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Pyro
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Discussion Starter · #1 ·
Hey all,

I am looking for some good quality clown makeup and don't really know where to begin.

I don't really care for the cream makeups or the kits that you can get from walmart or other halloween stores (as they often fade pretty quickly)... I am willing to put down some cash as long as the quality is good.

Is grease makeup the best bet?

how about for blending a bald cap if I choose to wear one?

Thanks!
 

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To blend a bald cap, you'll want to use liquid latex to hide the edges, then cover with professional stage makeup. Good brands to try are Wolfe, Mehrons and Ben Nye. There is a world of difference between the professional stuff and the junk in the halloween stores. As for type, I've used both cream and cake formulas. Cream is easier to apply. Cake requires that you are consistent in the amount of water you use to dampen it, otherwise your colors won't be consistent. While color variation matters less for some characters, it's pretty noticeable on a clown. Whatever formula you choose, be sure to set it with powder once you finish so it will last. Grease makeup is needed as a base layer whenever covering a latex appliance, but I wouldn't recommend it for anything other than that.
 

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Pyro
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Discussion Starter · #3 ·
Thank you so much for your help!

I bought my supplies today... I got Ben Nye's Rainbow Wheel and Clown White CW-3.

I also bought a wig that has red hair on the sides and is white in the middle... but it is cloth. i'm going to go out on a limb and say that I shouldn't use liquid latex on cloth...

I put it on and wore it around a little bit, and it slid around my head a lot... any tips for making it stick?

Is Latex okay for this? Am I able to apply makeup to it?
 

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You can stick the edges to your forehead with spirit gum. And yes, you can use liquid latex on the fabric. I have a wig like this also, and I covered mine in latex to make blending makeup easier.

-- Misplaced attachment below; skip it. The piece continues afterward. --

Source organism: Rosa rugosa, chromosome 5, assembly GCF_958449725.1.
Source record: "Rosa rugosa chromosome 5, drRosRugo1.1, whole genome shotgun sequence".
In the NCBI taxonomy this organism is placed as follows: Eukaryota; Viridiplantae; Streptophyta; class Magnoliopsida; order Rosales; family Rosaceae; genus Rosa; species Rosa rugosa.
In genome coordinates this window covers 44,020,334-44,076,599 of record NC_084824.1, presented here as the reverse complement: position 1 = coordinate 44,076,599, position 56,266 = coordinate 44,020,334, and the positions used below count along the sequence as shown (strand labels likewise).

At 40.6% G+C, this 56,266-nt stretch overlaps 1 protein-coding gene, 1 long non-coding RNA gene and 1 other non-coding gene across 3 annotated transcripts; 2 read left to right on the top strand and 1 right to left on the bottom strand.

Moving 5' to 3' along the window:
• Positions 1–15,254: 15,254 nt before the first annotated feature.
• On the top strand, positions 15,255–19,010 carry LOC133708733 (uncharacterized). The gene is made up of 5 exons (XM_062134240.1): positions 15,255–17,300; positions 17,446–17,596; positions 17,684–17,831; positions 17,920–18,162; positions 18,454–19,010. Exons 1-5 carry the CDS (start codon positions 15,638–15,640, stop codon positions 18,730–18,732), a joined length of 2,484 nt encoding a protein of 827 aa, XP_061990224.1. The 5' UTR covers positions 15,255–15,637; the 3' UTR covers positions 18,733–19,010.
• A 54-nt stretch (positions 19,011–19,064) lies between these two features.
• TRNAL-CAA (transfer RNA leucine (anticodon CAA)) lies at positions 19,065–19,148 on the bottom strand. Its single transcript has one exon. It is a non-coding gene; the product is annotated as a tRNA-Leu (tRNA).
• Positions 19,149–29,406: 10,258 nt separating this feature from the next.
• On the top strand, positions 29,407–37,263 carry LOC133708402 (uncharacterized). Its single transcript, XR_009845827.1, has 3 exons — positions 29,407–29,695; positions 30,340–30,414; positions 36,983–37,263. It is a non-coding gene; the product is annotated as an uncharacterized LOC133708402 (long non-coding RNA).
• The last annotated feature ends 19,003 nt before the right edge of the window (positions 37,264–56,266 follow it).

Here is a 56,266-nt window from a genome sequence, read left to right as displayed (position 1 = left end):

Materials needed:

•Red rubber stipple sponge or a makeup applicator sponge
•Plastic wig head or Styrofoam wig head
•Clear liquid latex (no color tinted latex, just the latex that comes white and dries clear.)
•Powder or cornstarch---- No tinted powders, please.
•Wear old clothes as latex bonds to fabric!
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Lightly Stipple* with liquid latex over it and let it dry. (*“Stippling” refers to lightly sponging the latex with your stipple sponge or makeup sponge wedge. Cut the edges of the sponge a bit ragged for a more natural effect.)

Cover the whole “bald”/cloth material part of the wig. Let one layer dry before attempting another. It should take at least three layers. Thinner, lighter layers are best.
Take great care to not get the latex into the hair area of the wig.

After the latex dries you can powder it lightly to remove the tackiness. Wait until the entire area is cured or dried. Cornstarch may be used instead of powder if needed.

Now the cloth part of the wig can be made up with the same make-up that you use on the face/prosthetic.

(Remember to put the wig on a plastic wig head or similar surface, so you don’t accidentally ADHERE it to something permanently with the latex. Wrapping a wig head form with plastic wrap should work too.)
 

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Pyro
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803 Posts
Discussion Starter · #7 ·
Here is my final clown... it was okay, but I think that I am going to try grease makeup next time... I also need to work out the kinks with the mouth area.


clown.jpg
 

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Master of Pyrokenisis
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I know this is an old thread but I'm going to throw in a piece of advice that was given to me that I really like now. I've aways had a problem with the red paint staining my skin for a while even if i use white under it. If you find out that you too have said problem do this. Get you a pair of pantyhose or make a little bag with very thin material. Put baby powder in the bag or pantyhose. After putting down the base layer of white lean back and close your eyes. Tap that little bag over but not on your face and dust your face with baby powder. After that just kind of tap down the powder with a cotton round and set the white paint. No more bleed through problems. I learned this from a local rodeo clown.
 
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